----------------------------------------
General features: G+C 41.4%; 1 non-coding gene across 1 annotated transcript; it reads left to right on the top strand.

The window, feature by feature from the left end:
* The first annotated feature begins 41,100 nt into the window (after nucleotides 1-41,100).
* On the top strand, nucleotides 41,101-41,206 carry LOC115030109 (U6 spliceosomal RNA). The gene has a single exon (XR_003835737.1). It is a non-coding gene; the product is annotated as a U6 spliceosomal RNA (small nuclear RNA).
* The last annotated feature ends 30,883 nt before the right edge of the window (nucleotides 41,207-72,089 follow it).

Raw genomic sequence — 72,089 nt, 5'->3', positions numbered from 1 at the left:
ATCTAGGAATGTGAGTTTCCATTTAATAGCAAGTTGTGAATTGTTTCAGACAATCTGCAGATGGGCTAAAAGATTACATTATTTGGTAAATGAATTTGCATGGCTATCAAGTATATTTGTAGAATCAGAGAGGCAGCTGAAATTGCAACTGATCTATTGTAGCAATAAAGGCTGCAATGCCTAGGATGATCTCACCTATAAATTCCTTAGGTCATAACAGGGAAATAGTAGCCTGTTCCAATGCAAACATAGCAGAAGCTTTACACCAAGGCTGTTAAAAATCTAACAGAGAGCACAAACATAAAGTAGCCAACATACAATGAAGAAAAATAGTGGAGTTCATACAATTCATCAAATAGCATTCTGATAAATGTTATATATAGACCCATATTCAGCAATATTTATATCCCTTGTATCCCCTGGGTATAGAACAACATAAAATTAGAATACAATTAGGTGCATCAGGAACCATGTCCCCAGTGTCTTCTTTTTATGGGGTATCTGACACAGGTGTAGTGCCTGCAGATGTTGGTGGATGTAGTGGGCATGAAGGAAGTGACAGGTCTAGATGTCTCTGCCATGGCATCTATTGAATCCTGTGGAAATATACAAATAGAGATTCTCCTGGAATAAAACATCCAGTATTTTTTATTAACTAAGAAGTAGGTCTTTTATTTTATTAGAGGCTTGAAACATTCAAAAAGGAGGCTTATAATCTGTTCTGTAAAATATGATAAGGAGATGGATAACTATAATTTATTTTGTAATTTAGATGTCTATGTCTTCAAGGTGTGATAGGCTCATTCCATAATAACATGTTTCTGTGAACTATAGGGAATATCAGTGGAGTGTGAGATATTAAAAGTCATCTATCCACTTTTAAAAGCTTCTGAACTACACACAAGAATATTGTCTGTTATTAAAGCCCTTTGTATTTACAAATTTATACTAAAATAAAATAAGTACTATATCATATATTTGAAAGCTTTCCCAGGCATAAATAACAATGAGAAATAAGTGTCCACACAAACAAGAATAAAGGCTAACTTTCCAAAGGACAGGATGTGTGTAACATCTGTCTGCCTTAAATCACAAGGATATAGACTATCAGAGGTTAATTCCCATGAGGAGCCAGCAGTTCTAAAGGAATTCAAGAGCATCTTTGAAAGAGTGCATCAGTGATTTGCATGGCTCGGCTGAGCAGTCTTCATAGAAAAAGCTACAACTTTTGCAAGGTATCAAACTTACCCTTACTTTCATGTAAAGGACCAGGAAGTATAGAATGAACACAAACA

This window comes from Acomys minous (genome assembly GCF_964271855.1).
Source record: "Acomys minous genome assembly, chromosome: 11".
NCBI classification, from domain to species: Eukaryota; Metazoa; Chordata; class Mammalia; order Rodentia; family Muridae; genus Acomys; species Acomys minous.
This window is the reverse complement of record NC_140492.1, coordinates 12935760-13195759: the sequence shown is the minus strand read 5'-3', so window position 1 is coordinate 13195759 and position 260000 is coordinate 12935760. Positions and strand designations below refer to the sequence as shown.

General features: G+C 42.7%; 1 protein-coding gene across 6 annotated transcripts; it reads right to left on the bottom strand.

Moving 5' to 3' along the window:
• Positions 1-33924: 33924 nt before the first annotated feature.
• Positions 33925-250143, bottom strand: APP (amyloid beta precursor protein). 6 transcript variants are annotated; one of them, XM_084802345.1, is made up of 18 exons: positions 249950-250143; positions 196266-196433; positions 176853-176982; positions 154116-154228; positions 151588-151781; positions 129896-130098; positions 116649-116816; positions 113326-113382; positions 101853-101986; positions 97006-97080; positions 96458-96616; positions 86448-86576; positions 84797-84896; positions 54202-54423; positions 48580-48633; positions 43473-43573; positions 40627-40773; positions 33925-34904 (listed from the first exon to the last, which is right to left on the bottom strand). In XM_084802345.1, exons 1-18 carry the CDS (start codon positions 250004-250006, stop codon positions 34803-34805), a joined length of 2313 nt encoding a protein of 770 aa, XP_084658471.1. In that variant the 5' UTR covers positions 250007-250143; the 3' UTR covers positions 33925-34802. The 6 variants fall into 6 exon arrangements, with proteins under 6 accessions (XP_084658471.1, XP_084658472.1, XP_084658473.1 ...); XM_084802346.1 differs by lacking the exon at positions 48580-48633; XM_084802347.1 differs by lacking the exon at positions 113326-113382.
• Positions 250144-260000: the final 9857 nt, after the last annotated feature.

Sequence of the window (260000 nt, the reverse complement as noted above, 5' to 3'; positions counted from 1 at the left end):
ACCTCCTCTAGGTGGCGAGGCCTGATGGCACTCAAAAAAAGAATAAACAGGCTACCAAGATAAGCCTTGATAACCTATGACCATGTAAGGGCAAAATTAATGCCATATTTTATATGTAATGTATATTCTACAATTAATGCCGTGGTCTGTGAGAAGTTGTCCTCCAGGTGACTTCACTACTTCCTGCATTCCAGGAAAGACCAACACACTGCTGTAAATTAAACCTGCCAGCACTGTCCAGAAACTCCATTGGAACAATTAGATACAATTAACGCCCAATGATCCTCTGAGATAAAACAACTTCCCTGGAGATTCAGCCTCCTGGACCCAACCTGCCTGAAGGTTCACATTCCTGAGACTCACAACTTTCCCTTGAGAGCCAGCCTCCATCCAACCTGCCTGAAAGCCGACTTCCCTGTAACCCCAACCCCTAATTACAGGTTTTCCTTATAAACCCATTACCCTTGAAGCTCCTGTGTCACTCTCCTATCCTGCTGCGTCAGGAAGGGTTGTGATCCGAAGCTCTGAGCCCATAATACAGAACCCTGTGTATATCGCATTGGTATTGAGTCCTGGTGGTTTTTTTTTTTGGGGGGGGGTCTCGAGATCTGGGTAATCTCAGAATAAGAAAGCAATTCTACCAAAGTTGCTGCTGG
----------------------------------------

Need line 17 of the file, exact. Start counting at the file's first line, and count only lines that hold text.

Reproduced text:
Sequence of the window (260000 nt, the reverse complement as noted above, 5' to 3'; positions counted from 1 at the left end):